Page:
The US Justice Department has opened a civil rights investigation into the police killing of a black man in Baton Rouge. The videotaped death sparked protests and calls for city officials to resign.
Federal civil rights investigators will head a probe into the fatal police shooting of Alton Sterling, a black father of five, in the Southern US state of Louisiana, the governor announced on Wednesday.
Gov. John Bel Edwards said that US Justice Department will lead the investigation to determine whether or not officers willingly violated Sterling's civil rights through excessive force.
"I have very serious concerns. The video is disturbing, to say the least," Edwards said.
Early Tuesday, an anonymous caller told police that Sterling had threatened someone with a gun outside a Baton Rouge convenience store, according to authorities.
A witness-recorded video at the scene showed two police officers tackling 37-year-old Sterling, who sold CDs in front of the store, and pinning him to the ground. One officer yelled, "He's got a gun! Gun!" Then multiple shots were fired directly into Sterling's chest at point-blank range.
Shooting footage retrieved
Baton Rouge's police chief Carl Dabadie Jr. said that Sterling was, indeed armed, but many questions remained about the shooting.
"Like you, there is a lot that we do not understand. And at this point, like you, I am demanding answers."
Chief Dabadie also confirmed that the two officers involved in the shooting were white and that they are on administrative leave.
Baton Rouge police said they recovered dashboard-cam video, body-cam video and store surveillance video of the shooting, adding that the audio and video will be turned over the Justice Department.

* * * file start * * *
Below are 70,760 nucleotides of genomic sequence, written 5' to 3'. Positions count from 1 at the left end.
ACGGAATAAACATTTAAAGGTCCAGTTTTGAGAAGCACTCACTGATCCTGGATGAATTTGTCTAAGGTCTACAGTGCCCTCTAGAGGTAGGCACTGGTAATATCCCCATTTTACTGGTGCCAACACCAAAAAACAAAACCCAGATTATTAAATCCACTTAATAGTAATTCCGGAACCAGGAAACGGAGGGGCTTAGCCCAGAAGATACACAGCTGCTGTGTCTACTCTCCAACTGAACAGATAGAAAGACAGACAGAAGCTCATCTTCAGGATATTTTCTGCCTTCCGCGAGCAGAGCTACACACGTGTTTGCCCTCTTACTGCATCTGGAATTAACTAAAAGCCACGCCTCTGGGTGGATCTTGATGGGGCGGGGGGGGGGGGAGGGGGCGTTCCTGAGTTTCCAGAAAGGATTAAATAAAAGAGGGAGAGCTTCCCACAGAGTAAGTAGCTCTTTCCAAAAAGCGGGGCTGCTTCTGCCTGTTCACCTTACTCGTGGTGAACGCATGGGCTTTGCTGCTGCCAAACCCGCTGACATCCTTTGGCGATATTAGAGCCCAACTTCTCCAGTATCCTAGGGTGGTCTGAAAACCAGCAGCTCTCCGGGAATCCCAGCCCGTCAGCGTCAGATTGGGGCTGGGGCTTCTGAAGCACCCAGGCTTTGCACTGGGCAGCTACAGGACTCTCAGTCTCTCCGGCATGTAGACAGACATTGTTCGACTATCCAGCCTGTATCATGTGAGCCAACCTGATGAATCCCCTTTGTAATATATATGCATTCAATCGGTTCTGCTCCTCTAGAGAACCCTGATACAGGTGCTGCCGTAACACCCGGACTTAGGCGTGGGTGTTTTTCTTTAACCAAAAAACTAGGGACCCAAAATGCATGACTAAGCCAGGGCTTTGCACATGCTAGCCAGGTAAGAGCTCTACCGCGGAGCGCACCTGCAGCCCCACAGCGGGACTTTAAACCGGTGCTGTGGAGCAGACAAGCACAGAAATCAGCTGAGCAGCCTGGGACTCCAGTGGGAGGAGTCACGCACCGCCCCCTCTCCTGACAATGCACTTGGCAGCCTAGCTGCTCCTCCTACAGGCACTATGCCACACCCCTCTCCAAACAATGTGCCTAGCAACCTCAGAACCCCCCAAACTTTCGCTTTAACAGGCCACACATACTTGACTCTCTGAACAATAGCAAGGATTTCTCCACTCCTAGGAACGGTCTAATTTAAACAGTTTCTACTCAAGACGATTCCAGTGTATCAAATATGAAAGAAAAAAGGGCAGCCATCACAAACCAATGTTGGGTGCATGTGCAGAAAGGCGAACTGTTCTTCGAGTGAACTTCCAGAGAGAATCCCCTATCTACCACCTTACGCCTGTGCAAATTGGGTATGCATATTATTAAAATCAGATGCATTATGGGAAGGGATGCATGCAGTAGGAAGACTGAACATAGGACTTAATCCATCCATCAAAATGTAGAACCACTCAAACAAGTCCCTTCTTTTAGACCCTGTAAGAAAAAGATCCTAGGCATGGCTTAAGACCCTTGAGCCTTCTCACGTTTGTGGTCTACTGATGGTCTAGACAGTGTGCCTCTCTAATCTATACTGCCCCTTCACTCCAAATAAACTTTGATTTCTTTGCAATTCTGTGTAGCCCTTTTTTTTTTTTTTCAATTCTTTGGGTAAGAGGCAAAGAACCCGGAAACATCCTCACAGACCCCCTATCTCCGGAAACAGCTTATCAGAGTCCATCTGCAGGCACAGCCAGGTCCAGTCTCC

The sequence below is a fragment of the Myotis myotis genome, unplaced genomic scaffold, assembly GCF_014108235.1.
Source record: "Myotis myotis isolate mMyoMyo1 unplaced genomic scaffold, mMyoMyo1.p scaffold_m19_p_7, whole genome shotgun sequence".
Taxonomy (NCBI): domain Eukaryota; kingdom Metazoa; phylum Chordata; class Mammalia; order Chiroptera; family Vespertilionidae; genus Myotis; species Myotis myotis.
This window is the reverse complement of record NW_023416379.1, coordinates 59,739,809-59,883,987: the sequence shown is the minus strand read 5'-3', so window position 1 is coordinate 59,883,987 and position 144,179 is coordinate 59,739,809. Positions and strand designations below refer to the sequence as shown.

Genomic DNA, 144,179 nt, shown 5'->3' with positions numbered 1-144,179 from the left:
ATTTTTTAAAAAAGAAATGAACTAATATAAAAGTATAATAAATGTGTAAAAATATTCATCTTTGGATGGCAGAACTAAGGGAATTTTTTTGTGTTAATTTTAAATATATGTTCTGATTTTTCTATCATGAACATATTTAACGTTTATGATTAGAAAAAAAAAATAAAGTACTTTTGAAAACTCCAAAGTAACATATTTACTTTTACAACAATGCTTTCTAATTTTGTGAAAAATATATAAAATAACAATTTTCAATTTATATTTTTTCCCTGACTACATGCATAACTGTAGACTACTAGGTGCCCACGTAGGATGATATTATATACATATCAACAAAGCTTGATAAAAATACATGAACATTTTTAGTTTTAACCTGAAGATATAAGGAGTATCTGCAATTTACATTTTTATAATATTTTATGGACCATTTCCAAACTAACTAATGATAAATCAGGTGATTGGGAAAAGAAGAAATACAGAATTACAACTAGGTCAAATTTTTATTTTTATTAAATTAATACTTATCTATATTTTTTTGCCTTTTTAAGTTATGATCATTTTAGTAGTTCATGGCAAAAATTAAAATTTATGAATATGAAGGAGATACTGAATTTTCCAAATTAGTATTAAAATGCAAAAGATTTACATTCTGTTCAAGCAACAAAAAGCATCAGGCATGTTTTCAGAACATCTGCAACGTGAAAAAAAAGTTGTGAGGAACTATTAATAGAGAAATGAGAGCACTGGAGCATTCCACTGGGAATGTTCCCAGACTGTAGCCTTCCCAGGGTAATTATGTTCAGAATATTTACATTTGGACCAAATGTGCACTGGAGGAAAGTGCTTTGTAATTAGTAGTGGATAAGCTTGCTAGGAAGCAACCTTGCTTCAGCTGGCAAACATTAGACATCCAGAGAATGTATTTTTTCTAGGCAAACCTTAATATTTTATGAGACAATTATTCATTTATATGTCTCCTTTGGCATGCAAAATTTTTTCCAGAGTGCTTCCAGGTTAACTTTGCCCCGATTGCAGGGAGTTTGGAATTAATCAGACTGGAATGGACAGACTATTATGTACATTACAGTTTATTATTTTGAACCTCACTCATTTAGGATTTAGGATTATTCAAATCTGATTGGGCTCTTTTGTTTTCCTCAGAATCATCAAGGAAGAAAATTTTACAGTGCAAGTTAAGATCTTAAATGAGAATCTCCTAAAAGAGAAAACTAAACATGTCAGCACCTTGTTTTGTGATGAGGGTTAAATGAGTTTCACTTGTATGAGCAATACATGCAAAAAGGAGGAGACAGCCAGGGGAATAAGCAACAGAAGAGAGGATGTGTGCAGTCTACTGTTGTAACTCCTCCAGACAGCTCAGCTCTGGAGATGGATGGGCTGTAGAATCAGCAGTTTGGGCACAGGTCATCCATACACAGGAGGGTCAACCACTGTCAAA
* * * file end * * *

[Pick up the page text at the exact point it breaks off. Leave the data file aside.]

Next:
However, the body-cam footage may not prove very conclusive as the cameras were dislodged during the altercation, police said.
The shooting sparked local protests, while community leaders and Sterling's family demanded that city officials step down.
"Mr. Sterling was not reaching for a weapon. He looks like a man that was actually fighting for his life," said Louisiana state Rep. Edmond Jordan, an attorney for Sterling's family.
The mother of the victim's 15-year-old son, Quinyetta McMillon, described Sterling as "a man who simply tried to earn a living to take care of his children."
"The individuals involved in his murder took away a man with children who depended upon their daddy on a daily basis," she said at an emotional press conference. During McMillon's statement, her teen son broke down in tears and was led away.
The head of Baton Rouge's NAACP, a civil rights group, called for the resignations of both the police chief and the mayor.
"What we are going to do today is rule out the one percent of bad police officers that go around becoming the judge, the jury, the executioner of people period but more specifically, innocent black lives," said Michael McClanahan.
The bystander-filmed video of the shooting has gone viral on social media. The memorial hashtag #AltonSterling was trending number one on Twitter in the US on Wednesday.
In 2014, a white police officer killed 18-year-old Michael Brown in Ferguson, Missouri, prompting a national outcry known as the "Black Lives Matter" movement. Earlier this year, the US Justice Department filed a lawsuit against the city after the city council voted to revise an agreement to improve civil rights.
rs/kms (AP, AFP, dpa)